Nature Untangled, With Sarah Knotz

Our earliest memories – those that survive the test of time – often reveal bits of who we are and what we hold dear. For Sarah Knotz, her earliest memories are “visually inclined,” so it makes sense that the 30-year-old Ditmas Park resident is building a life and career around creating art – illustrations that reflect the same love of nature, texture, story, and playfulness that she surrounds herself with in life.

That combination has led to Knotz’s work catching the attention of educational and children’s publishers, and also, recently, the Montague Street Business Improvement District, which commissioned her to create a series of seasonally-inspired banners to adorn the lampposts along the popular commercial strip next to Brooklyn Borough Hall.

In considering the requirements for a seasonal theme and an overall narrative, Knotz said she thought about all of her favorite things about the seasons and what would capture the spirit of the area. “My first thought was to ask myself, what do I want to draw that will be compelling and eye-catching and have an impact,” she said. “So I thought that balloons and kites and birds would look really exciting and fun for the area.”

First created and displayed two years ago, the banners were such a hit that they were put up again this year. The autumn narrative – featuring people, animals, and young families taking turns sitting on a park bench – is currently on display.

“I really enjoyed doing [these] banners because they add to the environment in a positive way,” said Knotz, who describes her work as being inspired by printmaking, textual imagery, and things that have to do with the natural world.

That desire to create art that coexists with its surroundings, while also conveying a message or telling a story, has worked well so far due, she said, in no small part to the fact that she lives in Brooklyn. “My number one inspiration is New York and, particularly, Brooklyn,” she said. “I’m really into cities and nature in the cities. If I’m feeling uninspired, I just walk around a neighborhood I haven’t been to before.”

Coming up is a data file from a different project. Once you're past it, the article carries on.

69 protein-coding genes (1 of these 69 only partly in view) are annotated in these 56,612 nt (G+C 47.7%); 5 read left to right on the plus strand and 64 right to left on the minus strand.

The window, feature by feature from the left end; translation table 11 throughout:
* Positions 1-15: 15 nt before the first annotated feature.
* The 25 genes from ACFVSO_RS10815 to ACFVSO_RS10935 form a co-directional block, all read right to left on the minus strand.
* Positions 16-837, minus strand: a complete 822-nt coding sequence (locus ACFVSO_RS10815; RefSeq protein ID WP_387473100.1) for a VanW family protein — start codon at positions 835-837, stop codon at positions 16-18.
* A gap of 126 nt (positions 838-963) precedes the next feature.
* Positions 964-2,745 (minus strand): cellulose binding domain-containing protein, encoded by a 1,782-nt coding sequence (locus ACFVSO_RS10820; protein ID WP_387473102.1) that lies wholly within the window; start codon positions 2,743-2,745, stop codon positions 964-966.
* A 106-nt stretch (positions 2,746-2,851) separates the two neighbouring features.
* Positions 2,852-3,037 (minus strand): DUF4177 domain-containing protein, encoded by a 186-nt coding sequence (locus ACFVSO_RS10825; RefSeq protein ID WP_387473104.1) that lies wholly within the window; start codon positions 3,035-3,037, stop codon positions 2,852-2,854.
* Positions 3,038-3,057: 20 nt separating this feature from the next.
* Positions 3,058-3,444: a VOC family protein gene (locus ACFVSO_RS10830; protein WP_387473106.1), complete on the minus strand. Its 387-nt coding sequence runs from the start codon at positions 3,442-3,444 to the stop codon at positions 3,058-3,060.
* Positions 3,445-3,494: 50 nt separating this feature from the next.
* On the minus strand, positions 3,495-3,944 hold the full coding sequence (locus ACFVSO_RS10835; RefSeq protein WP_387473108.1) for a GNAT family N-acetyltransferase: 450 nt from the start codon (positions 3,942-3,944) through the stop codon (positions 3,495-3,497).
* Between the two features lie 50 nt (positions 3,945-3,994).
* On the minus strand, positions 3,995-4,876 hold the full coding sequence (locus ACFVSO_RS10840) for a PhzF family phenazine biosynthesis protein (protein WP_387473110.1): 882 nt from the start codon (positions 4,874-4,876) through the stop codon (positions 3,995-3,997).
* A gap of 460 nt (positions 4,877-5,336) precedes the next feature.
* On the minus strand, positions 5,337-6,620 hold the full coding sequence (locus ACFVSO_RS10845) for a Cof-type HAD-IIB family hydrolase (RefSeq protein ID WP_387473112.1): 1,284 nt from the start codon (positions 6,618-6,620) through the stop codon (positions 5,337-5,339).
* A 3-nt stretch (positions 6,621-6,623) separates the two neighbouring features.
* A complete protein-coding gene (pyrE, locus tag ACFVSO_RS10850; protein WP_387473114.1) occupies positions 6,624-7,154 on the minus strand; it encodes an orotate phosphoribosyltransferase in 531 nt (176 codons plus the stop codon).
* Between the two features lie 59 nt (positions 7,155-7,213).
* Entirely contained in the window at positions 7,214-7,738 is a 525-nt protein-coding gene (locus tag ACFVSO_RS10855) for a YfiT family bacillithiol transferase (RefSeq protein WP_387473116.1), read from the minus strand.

Other inspirations include her grandmother – “an amazing quilter who did intricate details and craftwork art forms” – and children’s books and graphic novels, particularly Allen Fay’s “Grandfather’s Journey” – full of history, comparing and contrasting a Japanese boy’s life in Japan and Southern California in the early 20th century – and Blexbolex’s “Seasons,” which utilizes texture and subject matter in unique ways.

Growing up in Los Angeles, Knotz “did a lot of painting and drawing” in high school and soon came up against her own comfort zone. “I reached a limit and wanted to study things outside my natural tendencies, so [next was] design,” she said. She majored in graphic design at the Rhode Island School of Design and then worked for a couple of years before getting her MFA in Illustration at the School of Visual Arts and continuing her freelance illustration career, first from an apartment in Greenpoint, and then from her home studio in Ditmas Park.

Some of Knotz’s prints adorn her own walls, some she gives away, and some she sells on her Etsy site. Although she has done hand drawings and woodblock printmaking, her preferred technique is not to “sit down and draw from life” or from her head, so much as it is “to compose things on the computer.” “I draw my images in many layers, scan them, put them together in Photoshop, then do all the colors,” she explained. “So what you’re looking at is a 400-layer image.”

This method allows her to “think about what I want to say and then about a visually compelling way to do that,” and also allows her the freedom to “rearrange the elements I want to put in… experiment with one color next to one another and not be restrained by the material.”

Looking towards her future, Knotz said she wants to develop her style more, to continue “experimenting with other materials, maybe do more self-initiated projects, and push it further.”

While she pursues that, Knotz will continue to peruse new and favorite Brooklyn neighborhoods, such as  Red Hook, with its “off the beaten path [charm] and little houses down by the water,” Prospect Park’s trails, live music, and room to hang out with friends, and, of course, Ditmas Park – “a great old Victorian neighborhood with amazing landscaping and colors.” “I’m sort of in love with it,” she admitted.

More of Sarah Knotz’s work can be found at and

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